But due to the Great Depression, teachers were sometimes not compensated in full, bills were paid late, and the school’s debt grew.
“Our obligations continued to increase” and “...for years we were unable to keep up on the interest on the principal of the main debt," Rev. Thomas explained in the Mexia Newspaper.
In an article written by Carter, she explained how the property was foreclosed upon in 1940. Thankfully, Rev. Thomas saved it again, arranging (along with two other pastors) for new financing. Things looked up. Members of many Primitive Baptist churches in the area fervently raised money and paid off the new debt faster than expected.
"Rev. Thomas was able to sign a note with the estate of a local banker and actually got to college back. They had a ten year note and they got it back in three years,” Keeling said.
Things were looking up for the school for a while but it still wasn't enough to keep the doors open.
The school eventually closed for good in 1953.
While all that can be seen of St. Paul are broken pillars and carved in bricks, the families of people who taught at or attended the school are still in Mexia today.
Mexia local Bill Proctor said my father was a teacher here at the college for quite a while.
Primitive Baptist Church minister Henry V. Chambers Jr said his father received a certificate from St. Paul and this school will forever be in his heart.
The Primitive Baptist Church is the last building standing. They now own the 31 acres of land the college was built on.
The church ministers have now made it their mission to finish what reverend L.W. Thomas started over 70 years ago.
"We are now here to resurrect that, and to make it what it should be which is a recognized, legitimate higher education college for young people who are trying to better themselves educationally so that they can better themselves economically,”
After Keeling spent two years submitting proposals to the Texas Historical Commission to recognize St. Paul as an historical marker, it was approved to have a historical marker put in front of where the school once stood.
The unveiling of the marker is expected to happen sometime in the summer. The hope for the future of St. Paul is that it will be open and available for the Black community in Central Texas again within the next few years.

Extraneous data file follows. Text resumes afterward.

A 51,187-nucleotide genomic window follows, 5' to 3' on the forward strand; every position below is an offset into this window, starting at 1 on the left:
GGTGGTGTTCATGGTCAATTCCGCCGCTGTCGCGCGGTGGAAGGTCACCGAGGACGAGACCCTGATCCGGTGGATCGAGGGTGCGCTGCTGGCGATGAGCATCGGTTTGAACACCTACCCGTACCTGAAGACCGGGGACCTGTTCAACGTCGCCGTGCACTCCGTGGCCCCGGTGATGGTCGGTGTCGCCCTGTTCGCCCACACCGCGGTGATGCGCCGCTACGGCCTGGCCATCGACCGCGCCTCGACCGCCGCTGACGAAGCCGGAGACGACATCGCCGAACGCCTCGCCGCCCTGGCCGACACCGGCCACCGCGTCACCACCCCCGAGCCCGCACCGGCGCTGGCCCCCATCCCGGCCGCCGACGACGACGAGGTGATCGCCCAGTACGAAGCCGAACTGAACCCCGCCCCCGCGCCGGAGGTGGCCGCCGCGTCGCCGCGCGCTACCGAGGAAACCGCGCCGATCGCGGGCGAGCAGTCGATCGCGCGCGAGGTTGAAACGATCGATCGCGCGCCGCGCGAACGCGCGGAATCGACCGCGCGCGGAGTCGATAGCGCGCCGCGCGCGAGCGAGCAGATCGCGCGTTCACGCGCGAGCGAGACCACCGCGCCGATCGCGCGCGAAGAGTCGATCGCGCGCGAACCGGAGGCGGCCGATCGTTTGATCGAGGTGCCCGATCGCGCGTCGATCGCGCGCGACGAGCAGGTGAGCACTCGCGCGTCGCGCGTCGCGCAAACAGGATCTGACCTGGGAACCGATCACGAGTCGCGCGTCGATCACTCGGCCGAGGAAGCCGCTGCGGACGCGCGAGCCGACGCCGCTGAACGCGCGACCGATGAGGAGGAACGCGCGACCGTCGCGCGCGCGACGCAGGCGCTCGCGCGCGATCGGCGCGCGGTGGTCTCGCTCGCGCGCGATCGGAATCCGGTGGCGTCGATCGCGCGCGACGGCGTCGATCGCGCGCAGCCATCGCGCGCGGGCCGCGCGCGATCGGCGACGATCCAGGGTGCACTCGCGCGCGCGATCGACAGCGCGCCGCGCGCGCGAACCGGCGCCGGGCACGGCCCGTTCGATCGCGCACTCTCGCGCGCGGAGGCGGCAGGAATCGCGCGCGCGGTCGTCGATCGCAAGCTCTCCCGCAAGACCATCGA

An apartment builder that’s finishing up a high-rise on the edge of Highland Park is ready to kick off two more projects.Mill Creek Residential Trust is completing its Modera Katy Trail tower on U.S. Highway 75.And the developer plans to break ground in the coming weeks on a downtown Dallas apartment high-rise and a retail and rental community near Whi...
An apartment builder that’s finishing up a high-rise on the edge of Highland Park is ready to kick off two more projects.
Mill Creek Residential Trust is completing its Modera Katy Trail tower on U.S. Highway 75.
And the developer plans to break ground in the coming weeks on a downtown Dallas apartment high-rise and a retail and rental community near White Rock Lake.
The two new projects — plus another in West Dallas — build off their access to public parks and trails.
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Mill Creek’s planned 16-story downtown Dallas tower at St. Paul and Wood streets is a block away from where construction is underway on Harwood Park, an almost 4-acre green space being built on the east side of downtown.
“Our building will benefit most from what Harwood Park will do,” Mill Creek senior managing director Michael Blackwell said. “Our site sits right in the middle of where all these public and private projects have happened.
“It’s created an environment from an urban living perspective that feels a lot like the mature markets we have been working in for a long time.”
The half-block building site is between AT&T’s new Discovery District and the East Quarter mixed-use development being built on the eastern edge of downtown. The Farmers Market is just a few blocks away.